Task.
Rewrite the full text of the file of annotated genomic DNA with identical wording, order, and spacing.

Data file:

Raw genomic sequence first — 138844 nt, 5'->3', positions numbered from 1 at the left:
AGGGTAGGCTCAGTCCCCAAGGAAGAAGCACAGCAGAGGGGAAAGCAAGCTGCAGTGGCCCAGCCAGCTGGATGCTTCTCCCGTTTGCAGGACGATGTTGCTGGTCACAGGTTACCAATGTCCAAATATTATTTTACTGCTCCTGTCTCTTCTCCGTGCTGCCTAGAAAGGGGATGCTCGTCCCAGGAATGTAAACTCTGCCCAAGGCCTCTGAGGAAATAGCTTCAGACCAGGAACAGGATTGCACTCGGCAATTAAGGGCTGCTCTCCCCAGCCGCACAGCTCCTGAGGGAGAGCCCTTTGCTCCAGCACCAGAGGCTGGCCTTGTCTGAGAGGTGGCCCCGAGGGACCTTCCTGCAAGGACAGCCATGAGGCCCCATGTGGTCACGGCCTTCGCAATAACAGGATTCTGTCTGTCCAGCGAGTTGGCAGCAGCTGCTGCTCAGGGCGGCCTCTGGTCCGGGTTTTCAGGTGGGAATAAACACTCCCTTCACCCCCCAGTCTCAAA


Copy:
Raw genomic sequence first — 138844 nt, 5'->3', positions numbered from 1 at the left:
AGGGTAGGCTCAGTCCCCAAGGAAGAAGCACAGCAGAGGGGAAAGCAAGCTGCAGTGGCCCAGCCAGCTGGATGCTTCTCCCGTTTGCAGGACGATGTTGCTGGTCACAGGTTACCAATGTCCAAATATTATTTTACTGCTCCTGTCTCTTCTCCGTGCTGCCTAGAAAGGGGATGCTCGTCCCAGGAATGTAAACTCTGCCCAAGGCCTCTGAGGAAATAGCTTCAGACCAGGAACAGGATTGCACTCGGCAATTAAGGGCTGCTCTCCCCAGCCGCACAGCTCCTGAGGGAGAGCCCTTTGCTCCAGCACCAGAGGCTGGCCTTGTCTGAGAGGTGGCCCCGAGGGACCTTCCTGCAAGGACAGCCATGAGGCCCCATGTGGTCACGGCCTTCGCAATAACAGGATTCTGTCTGTCCAGCGAGTTGGCAGCAGCTGCTGCTCAGGGCGGCCTCTGGTCCGGGTTTTCAGGTGGGAATAAACACTCCCTTCACCCCCCAGTCTCAAA